Aesthetic, artistic, decorative, traditional, and culturally significant – Handicrafts represent a country’s rich tapestry of heritage and locals’ inherent talent in existence for centuries. And cherished among the craft legacies of Kashmir is the art of Papier-mâché. Pressed and moulded to produce a gleaming product from paper pulp, the craft of Papier-mâché has been a cherished tradition in the vibrant valley of Kashmir. This delicate and intricate craft has been passed down through generations, with each artisan adding their own unique touch to the delicate pieces.
The art of Papier-mâché is a true labour of love, requiring patience, skill, and an eye for detail. The artisans of Kashmir take great pride in their work, carefully crafting each piece by hand using only the finest materials. The result is a collection of beautiful, one-of-a-kind pieces that collectors and art enthusiasts worldwide treasure. From colourful vases and bowls to light boxes and trays, the Papier-mâché craft of Kashmir offers a wide array of stunning pieces to admire and cherish. Let’s get to know more about the history and art of the famous Kashmir Papier-mâché.
The History of Papier-mâché in Kashmir
The history of Papier-mâché in Kashmir dates back several centuries ago. The art originated in China and was later introduced to India, particularly in the Kashmir region, by the Persian artisans during the reign of the Mughal Empire in India. The craft quickly gained popularity in the area, and the local artisans developed their unique style and techniques over time.
Zain-ul-Abidin was the ruler of the Kashmir region during the 15th century and is credited with being one of history’s greatest patrons of the arts. He is said to have been an enthusiastic supporter of the papier-mâché craft and is believed to have played an essential role in promoting and developing the art form during his reign.
During his reign, Zain-ul-Abidin is said to have encouraged the production of papier-mâché objects and commissioned many pieces from local artisans. He is also credited with introducing new designs, colours, and techniques to the craft. Furthermore, he established royal workshops and provided artisans with resources and support to improve the quality of their work. His reign was considered a golden age of the region’s art, culture, and architecture.
Zain-ul-Abidin’s patronage of the arts and his support of papier-mâché craft helped to establish the region as a centre of excellence for this craft, with many skilled artisans and workshops producing high-quality pieces that are still highly valued today. The art of Papier-mâché craft in the region is still known as “Zain-ul-Abidin’s art”, and it is considered a unique and valuable craft form that is both traditional and contemporary.
During the 20th century, the traditional art form of papier-mâché lost ground due to modern manufacturing techniques and inexpensive imports. However, it continues to be a relatively common craft practice in the region. It’s possible to still find some artisanal workshops that maintain and continue this craft’s traditions in the Vale of Kashmir.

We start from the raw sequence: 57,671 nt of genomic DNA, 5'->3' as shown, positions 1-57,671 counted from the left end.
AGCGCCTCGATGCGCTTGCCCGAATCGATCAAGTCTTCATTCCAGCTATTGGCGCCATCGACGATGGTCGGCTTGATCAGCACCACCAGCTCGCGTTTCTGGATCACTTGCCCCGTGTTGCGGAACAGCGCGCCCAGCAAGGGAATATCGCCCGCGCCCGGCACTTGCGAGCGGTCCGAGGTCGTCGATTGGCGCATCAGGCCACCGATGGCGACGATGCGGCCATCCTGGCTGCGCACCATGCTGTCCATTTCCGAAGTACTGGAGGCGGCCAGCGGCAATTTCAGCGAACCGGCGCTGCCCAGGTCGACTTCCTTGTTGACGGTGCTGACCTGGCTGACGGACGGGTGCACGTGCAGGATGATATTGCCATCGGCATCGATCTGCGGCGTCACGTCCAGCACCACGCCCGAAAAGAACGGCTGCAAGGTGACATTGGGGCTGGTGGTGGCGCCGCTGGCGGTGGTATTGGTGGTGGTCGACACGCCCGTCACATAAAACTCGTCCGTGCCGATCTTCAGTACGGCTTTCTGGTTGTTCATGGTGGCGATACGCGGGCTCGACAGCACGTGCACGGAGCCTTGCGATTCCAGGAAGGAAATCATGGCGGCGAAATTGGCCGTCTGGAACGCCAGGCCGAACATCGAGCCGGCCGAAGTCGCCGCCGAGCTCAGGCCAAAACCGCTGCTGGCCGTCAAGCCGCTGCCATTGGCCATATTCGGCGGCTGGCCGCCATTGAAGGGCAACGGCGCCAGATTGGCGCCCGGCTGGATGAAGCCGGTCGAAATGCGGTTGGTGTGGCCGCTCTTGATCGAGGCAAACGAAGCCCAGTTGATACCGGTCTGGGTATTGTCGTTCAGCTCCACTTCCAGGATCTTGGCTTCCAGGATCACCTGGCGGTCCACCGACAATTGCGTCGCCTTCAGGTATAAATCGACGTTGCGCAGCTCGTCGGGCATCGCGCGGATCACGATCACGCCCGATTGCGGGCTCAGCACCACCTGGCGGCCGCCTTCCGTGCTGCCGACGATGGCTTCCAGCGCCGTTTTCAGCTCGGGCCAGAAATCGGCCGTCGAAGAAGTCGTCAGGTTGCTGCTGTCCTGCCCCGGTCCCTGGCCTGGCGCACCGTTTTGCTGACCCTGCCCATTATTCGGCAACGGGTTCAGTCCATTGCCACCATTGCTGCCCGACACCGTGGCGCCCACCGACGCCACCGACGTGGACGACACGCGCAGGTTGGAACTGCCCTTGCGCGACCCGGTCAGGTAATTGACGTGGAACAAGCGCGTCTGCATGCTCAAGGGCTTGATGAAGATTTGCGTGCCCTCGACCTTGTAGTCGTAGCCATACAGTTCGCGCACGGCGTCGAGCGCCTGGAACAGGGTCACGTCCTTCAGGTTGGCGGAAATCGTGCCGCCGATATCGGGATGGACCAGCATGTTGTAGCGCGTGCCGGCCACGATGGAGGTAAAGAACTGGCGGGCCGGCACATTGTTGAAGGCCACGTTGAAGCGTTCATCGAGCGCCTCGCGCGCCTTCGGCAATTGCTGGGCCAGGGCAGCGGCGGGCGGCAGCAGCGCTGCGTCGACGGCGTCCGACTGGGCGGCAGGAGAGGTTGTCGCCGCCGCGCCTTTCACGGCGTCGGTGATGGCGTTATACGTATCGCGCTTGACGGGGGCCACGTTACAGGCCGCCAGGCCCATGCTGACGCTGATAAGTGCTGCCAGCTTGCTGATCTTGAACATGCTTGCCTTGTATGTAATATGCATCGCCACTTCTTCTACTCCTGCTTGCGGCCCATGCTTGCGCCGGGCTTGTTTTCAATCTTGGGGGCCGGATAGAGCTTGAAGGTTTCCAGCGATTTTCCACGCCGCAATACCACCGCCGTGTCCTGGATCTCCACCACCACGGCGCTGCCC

The Art of Kashmiri Papier-mâché
Derived from the French word, Papier-mâché means “chewed paper” and was traditionally used to make household items such as bowls, trays, and boxes. Still, over time it has evolved to include a wide variety of decorative items such as vases, lampshades, and even jewellery. The craftsmanship and detailing of the traditional papier-mâché of Kashmir were so fine and delicate that it was also used to create miniature models of the famous Mughal gardens, buildings and other architectural pieces. These two processes are how artisans give decorative designs to various objects.
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SakhtSazi (Making of the object)
SakhtSazi is a specific traditional papier-mâché craft primarily practised in Iran and its surrounding regions. This technique involves creating intricate and detailed designs on papier-mâché pieces using small scissors and knives. Unlike traditional papier-mâché, where the designs are created by applying layers of paper and glue, SakhtSazi designs are carved into the surface of the papier-mâché.
SakhtSazi is usually used to create decorative objects like boxes, trays, and bowls and also for architectural models. The technique is known for its delicate and intricate patterns, and it takes a great deal of skill and experience to create high-quality SakhtSazi pieces. In recent years, the popularity of SakhtSazi has been increasing among craft collectors and enthusiasts.
Naqashi (Painting the surface)
The technique is known for its detailed and intricate designs, which are created by carefully layering and glueing thin sheets of paper onto the surface of the papier-mâché object. These layers are then painted and decorated with various colours and patterns using fine brushes, sometimes with small pieces of colourful glass called ‘tukri’, before being polished to a high sheen.
The unique quality of Naqashi is that it mainly focuses on the surface decoration rather than the form of the object. This technique is known for its highly decorative nature and vibrant colours, making Naqashi papier-mâché items stand out as striking and beautiful.
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